Fruit d’Or now testing cranberry ingredients for anti-adhesion activity at Rutgers

By Hank Schultz contact

- Last updated on GMT

Fruit d'Or photo
Fruit d'Or photo
Cranberry ingredients supplier Fruit d’Or says it is raising the transparency bar by testing its offerings to verify their biological activity, not just to assure that they met spec and are not adulterated.

The company says it is now testing its cranberry ingredients for their anti adhesion activity at Rutgers University in New Jersey. This is the mechanism by which cranberry exerts its most mentioned health benefit, the suppression of urinary tract infections (UTIs), by interfering with the ability of harmful bacteria to adhere to the lining of the urethra.  UTIs are most commonly seen in women, but can afflict men as well.

Cranberry ingredients vary

Amy Howell, PhD, of the Philip E. Mariucci Center for Blueberry and Cranberry Research at Rutgers, is one of the foremost experts on cranberry and is intimately involved with the Fruit d’Or testing program.  She said there is wide variability among the cranberry ingredients on the market.

Cranberries contain an array of polyphenolic compounds but only some of them, the proanthocyanidins (PACs), are associated with UTI benefits.  While a given ingredient might meet a test that asks the question “Is this cranberry?” it might still not do what the consumer expects a cranberry supplement to do, she said.  And even when an ingredient contains a sufficient amount of PACs, where those are taken from in the cranberry matters, Howell said.

“Supplements are currently produced from all different parts of the cranberry. Whole cranberries are normally not dried and encapsulated because it would require consumption of a lot of powder to achieve a health benefit.  Thus, extracts from either the juice, skin (pomace) or a combination of these are normally made and formulated into products,”​ she said.

 The dried juice portion contains soluble proanthocyanidins (PACs) and is normally included in more expensive supplements with more potent bacterial anti-adhesion activity.  These are easily and reliably tested with the anti-adhesion assay,” ​Howell added.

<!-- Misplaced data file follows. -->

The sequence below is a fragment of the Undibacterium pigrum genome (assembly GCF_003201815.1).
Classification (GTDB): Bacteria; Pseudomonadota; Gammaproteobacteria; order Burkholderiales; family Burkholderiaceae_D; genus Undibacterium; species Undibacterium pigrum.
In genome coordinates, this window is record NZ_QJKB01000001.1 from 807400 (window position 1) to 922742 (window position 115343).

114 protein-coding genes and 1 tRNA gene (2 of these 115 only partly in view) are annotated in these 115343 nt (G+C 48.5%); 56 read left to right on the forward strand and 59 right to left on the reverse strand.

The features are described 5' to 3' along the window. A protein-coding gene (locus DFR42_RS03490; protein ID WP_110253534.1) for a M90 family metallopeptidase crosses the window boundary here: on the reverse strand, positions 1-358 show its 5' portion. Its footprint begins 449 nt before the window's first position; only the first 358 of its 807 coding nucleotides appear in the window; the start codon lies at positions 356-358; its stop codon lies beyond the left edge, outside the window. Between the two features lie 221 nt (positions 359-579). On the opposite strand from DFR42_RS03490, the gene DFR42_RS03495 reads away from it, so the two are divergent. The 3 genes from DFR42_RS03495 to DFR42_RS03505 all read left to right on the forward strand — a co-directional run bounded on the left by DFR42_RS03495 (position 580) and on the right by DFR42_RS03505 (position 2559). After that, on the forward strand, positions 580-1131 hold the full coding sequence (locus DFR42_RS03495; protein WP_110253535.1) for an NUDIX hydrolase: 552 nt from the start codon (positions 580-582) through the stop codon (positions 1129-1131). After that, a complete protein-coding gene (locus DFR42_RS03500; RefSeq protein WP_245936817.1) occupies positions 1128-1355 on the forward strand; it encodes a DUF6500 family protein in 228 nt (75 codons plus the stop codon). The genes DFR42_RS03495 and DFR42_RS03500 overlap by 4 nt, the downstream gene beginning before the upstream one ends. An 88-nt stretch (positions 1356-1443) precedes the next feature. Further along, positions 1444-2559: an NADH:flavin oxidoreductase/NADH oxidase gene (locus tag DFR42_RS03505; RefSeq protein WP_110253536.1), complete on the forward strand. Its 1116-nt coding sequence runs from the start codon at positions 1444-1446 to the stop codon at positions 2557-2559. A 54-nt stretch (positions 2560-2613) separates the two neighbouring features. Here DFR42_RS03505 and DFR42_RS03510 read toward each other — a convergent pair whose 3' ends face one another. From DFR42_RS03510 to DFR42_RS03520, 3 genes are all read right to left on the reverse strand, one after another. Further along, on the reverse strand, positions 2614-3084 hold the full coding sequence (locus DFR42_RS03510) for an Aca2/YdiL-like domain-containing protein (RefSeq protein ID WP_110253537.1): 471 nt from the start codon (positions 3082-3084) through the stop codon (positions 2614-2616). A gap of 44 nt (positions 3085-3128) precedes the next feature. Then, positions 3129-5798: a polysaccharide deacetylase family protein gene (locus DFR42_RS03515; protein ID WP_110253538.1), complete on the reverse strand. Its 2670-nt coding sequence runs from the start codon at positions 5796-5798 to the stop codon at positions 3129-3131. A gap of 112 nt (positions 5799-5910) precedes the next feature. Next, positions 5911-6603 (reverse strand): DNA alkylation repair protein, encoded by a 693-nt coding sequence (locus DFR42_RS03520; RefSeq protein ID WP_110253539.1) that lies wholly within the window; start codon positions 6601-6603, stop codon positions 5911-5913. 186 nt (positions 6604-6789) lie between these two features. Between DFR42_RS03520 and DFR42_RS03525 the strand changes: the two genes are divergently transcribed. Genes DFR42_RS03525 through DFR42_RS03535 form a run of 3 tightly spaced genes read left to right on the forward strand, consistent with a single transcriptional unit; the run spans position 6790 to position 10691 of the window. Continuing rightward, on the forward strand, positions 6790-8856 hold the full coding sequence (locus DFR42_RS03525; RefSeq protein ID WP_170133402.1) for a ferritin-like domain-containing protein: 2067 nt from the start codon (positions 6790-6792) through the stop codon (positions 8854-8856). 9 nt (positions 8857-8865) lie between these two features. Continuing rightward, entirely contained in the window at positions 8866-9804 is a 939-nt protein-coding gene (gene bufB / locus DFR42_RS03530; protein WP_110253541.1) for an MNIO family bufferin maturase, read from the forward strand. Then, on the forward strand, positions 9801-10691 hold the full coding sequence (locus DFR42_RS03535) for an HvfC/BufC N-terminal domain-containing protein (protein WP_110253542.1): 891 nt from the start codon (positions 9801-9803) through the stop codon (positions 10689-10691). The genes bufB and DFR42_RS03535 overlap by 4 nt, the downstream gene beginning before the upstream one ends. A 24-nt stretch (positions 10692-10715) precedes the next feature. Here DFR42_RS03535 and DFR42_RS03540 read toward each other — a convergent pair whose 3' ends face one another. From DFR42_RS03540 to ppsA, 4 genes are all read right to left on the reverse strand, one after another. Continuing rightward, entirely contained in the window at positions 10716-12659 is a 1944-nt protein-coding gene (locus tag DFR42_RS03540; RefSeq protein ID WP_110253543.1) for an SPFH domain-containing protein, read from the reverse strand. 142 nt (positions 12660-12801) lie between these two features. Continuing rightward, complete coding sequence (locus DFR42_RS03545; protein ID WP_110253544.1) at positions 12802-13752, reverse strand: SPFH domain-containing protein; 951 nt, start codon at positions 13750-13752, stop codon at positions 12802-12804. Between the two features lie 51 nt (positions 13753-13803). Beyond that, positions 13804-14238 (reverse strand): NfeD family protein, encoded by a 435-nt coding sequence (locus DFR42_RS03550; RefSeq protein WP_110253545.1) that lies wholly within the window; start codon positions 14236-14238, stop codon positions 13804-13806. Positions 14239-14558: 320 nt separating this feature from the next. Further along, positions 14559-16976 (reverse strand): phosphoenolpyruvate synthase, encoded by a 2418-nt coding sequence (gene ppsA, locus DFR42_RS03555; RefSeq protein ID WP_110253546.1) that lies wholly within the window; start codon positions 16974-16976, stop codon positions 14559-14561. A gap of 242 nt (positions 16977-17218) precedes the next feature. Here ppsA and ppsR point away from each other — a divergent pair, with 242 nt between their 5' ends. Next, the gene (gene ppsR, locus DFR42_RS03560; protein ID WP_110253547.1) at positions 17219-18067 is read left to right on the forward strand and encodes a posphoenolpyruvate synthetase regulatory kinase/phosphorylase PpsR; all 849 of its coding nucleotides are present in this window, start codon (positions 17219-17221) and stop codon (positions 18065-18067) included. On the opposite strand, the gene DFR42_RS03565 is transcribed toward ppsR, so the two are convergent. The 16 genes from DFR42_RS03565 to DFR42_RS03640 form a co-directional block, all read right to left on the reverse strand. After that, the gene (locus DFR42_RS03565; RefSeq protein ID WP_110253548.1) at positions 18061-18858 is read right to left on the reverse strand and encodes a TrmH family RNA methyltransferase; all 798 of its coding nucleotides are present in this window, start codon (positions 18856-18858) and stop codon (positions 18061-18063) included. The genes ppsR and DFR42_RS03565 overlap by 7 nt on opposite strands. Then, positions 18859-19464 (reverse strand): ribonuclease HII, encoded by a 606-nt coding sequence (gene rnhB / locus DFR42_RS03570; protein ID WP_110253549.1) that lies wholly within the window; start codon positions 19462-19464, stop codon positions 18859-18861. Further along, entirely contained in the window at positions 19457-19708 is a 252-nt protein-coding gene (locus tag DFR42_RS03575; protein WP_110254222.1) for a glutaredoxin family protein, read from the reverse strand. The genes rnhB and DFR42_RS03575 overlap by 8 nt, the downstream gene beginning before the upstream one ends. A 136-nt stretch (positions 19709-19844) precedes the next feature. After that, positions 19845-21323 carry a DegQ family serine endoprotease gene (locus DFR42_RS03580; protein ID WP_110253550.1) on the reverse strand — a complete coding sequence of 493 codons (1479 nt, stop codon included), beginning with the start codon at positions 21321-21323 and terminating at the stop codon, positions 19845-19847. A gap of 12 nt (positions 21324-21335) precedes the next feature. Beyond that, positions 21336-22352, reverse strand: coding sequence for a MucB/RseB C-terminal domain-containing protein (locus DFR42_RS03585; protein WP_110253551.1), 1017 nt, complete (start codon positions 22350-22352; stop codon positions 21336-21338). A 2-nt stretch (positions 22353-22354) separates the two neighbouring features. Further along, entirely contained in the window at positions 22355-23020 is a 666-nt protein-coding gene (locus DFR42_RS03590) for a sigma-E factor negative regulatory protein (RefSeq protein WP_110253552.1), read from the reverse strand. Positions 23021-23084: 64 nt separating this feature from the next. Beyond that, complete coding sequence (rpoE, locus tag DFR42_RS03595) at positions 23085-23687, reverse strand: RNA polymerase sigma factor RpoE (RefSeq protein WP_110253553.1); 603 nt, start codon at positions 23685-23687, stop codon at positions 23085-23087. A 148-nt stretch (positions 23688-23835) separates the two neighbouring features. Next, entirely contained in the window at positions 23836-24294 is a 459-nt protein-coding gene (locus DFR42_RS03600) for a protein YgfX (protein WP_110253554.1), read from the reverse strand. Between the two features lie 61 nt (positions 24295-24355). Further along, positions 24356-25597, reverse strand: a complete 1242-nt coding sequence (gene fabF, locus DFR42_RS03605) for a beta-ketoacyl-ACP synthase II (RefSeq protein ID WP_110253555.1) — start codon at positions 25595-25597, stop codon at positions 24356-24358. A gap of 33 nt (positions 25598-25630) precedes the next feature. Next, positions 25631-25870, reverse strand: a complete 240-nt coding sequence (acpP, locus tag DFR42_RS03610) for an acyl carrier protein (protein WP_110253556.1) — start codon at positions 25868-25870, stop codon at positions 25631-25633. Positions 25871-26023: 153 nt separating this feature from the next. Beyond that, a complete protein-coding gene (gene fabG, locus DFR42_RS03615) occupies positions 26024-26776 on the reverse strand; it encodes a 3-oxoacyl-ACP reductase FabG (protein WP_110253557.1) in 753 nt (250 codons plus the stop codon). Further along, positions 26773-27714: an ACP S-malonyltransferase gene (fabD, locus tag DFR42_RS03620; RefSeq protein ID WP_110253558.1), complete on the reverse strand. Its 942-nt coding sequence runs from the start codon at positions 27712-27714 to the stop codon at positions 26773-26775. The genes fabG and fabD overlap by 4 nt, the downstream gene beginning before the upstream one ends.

The pomace-based supplements contain PACs which are bound to the cellulose cell walls of the cranberry skins, making them insoluble.  It is more difficult to test these supplements for anti-adhesion activity due to their insoluble components. Pomace-based products are normally much less expensive, but they are not nearly as effective as the juice-based supplements for promoting bacterial anti-adhesion,” ​she concluded.

Fruit d’Or has pioneered a testing technique using a MALDI-TOF instrument that it says can more fully characterize the kind of PACs within its products, distinguished as those with A-type (more desirable) and B-type linkages. The technique was developed in concert with Christian Krueger of the University of Wisconsin.  It’s no coincidence that Wisconsin and New Jersey are both centers of cranberry production.

PACs subject to degradation

This test can verify that a given lot of material has not been adulterated with PACs from other sources, such as grape seeds or red peanut skins.  But  Howell said that even when the PAC profile of a given lot of material has been verified, the anti adhesion assay is still important. A given lot of material might meet spec and still be less potent depending on how it has been handled, because the PACs in cranberry can be degraded in many ways.

“Every lot should be tested because PAC content and anti-adhesion activity are not always linearly correlated.  Just because a certain level of PACs is reported does not mean that those PACs are biologically active.  PACs can be degraded by certain supplement processing techniques, exposure to humidity or complexation with certain excipients, which will negatively affect anti-adhesion activity.  Testing each lot is important for standardization of commercial cranberry products and to make sure that consistency is maintained,”​ she said.

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